green mohair kid skein
Yarn in skein after being washed and left to dry with a towel in one end to take out the twist. Most of the twist had left after soaking the skein in hot water but I didn’t want it to dry and bounce back so added the towel to put some weight on the one end and keep the yarn straight.

I like the yarn it’s pretty but I haven’t a clue what to make out of it.


Fibre Goodness from the Toronto Knitter’s Frolic

Saturday saw my treasure of a husband driving me into Toronto to the 2015 Toronto Knitter’s Frolic so that I could make a mad dash to the Wellington Fibres Mill booth. I’d bought some of their mohair/wool fibre last October at the Woodstock show and spun it up and knit a beautiful shawl with the yarn I’d made so this was my excuse for getting yet more fibre. I mean it’s not like I don’t have a full closet full of the stuff but you can never have enough even if it’s only to take the stuff out and fondle it every now and then.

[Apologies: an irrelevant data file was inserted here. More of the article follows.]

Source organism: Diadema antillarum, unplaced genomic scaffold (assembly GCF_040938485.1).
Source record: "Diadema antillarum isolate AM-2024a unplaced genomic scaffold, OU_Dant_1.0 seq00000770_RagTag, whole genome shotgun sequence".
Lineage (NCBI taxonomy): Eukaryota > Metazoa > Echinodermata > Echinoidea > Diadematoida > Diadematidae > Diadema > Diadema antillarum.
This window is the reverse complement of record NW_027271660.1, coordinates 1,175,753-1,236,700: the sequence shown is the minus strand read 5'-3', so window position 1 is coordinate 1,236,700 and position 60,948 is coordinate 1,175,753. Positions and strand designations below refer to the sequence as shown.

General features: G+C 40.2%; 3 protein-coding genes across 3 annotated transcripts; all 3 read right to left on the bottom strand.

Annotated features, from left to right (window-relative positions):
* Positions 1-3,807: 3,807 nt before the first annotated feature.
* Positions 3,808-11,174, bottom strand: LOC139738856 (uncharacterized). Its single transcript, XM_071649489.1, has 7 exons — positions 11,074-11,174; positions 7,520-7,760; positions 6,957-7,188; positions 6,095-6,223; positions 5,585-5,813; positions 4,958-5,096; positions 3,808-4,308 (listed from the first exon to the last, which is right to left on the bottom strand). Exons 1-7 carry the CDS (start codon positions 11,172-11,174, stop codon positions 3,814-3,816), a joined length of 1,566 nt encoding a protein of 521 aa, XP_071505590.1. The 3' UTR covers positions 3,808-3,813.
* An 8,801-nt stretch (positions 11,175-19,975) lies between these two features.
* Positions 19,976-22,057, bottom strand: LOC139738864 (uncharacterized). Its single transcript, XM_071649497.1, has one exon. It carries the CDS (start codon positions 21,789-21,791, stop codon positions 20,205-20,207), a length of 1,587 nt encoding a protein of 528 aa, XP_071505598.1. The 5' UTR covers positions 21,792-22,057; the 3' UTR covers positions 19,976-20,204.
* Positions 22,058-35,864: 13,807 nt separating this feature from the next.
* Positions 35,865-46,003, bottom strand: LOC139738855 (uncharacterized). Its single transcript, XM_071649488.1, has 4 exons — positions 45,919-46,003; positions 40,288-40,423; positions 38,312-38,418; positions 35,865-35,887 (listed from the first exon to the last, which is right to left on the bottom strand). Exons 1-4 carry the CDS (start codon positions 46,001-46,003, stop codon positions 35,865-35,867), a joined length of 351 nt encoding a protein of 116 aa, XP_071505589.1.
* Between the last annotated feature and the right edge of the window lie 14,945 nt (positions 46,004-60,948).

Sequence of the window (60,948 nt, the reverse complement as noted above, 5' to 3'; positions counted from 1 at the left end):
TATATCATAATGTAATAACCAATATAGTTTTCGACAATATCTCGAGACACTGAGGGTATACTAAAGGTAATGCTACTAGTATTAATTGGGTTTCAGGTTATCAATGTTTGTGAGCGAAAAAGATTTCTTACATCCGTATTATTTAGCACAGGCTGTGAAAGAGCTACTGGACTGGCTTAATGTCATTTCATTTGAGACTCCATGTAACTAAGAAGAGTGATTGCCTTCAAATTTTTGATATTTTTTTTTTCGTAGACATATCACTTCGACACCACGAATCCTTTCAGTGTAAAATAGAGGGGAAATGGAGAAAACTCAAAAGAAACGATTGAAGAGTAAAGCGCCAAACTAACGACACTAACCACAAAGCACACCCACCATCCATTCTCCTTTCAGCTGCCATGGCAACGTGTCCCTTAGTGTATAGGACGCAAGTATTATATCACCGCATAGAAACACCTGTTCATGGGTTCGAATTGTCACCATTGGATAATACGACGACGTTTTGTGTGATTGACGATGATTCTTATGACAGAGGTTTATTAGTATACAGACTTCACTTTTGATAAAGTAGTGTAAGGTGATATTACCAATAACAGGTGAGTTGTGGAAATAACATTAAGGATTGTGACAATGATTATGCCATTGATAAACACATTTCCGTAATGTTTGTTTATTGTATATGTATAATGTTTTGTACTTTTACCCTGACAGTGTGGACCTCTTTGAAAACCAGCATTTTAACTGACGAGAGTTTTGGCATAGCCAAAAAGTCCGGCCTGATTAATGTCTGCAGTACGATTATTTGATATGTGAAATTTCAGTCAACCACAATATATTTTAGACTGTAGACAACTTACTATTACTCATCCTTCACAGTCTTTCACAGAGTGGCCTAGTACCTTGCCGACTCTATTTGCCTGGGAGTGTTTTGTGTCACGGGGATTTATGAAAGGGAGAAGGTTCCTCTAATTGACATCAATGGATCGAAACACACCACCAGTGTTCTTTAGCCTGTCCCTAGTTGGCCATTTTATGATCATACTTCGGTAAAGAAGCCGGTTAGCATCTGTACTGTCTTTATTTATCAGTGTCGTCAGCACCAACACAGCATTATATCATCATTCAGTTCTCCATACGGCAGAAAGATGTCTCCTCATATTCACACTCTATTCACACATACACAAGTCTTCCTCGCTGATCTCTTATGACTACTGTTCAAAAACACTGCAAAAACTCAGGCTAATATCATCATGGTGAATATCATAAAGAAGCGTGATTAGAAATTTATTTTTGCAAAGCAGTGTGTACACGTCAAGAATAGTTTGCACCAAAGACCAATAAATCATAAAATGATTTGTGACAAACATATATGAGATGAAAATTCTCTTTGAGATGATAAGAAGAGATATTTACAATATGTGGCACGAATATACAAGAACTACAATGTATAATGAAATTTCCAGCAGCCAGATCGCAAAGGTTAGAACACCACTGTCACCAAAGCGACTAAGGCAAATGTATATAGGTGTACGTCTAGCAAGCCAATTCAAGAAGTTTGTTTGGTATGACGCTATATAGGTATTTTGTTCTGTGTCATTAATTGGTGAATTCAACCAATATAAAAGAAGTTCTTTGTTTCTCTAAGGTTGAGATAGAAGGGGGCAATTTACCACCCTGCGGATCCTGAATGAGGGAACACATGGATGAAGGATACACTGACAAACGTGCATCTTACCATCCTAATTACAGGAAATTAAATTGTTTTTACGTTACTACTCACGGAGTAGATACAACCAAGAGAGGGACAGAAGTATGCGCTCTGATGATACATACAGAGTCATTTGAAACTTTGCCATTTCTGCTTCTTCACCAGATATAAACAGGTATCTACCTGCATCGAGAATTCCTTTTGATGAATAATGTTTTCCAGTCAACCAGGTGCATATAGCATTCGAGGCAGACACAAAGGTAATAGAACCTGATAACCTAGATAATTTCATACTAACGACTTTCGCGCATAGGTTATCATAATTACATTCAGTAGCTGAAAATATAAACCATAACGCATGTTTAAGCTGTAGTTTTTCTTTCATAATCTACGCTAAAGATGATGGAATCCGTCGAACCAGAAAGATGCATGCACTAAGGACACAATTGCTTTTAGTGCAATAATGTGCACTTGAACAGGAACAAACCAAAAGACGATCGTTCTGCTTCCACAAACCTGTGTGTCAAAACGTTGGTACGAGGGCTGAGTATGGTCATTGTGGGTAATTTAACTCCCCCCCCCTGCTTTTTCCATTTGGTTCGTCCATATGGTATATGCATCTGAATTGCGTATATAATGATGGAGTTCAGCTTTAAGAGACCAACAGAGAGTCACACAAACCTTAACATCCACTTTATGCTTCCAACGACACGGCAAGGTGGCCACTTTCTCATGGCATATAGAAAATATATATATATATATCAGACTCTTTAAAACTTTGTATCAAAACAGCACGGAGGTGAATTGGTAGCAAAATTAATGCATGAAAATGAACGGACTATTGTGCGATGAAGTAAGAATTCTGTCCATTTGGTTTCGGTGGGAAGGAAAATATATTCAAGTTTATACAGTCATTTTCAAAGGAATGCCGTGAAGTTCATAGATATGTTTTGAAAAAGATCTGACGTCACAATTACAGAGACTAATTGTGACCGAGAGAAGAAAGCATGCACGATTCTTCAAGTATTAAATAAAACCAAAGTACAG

So all of the roving came from Wellington Fibre Mills. I admit I haven’t a clue what is in the rovings because I bought five boxes of “Mystery” fibre at $20 a pop for 250 grams. I do know that it has mohair and wool and probably some alpaca but I’m not entirely sure. As the booth helper explained it could even have dog in it, dog? Anyhow this time around I bought two boxes each of the two colours and one box of the red. Seeing as how I ran short when making the shawl I didn’t want to do the same for the next project I knit.

blue-green-purple mystery rovings wellington mills

grey-purple mystery roving wellington mill

scarlet-yellow-purple mystery roving wellington mills

I also snagged a couple of boxes of kid mohair. I’m not quite sure how I’ll use these but they were too pretty to pass up.

blue-green kid mohair

pink-purple-blue kid mohair

Next I visited the Fullin Woolens booth and grabbed some Firestar. I’ve used Firestar in my batts and I really like how it gives some sparkle to the yarn.

various firestar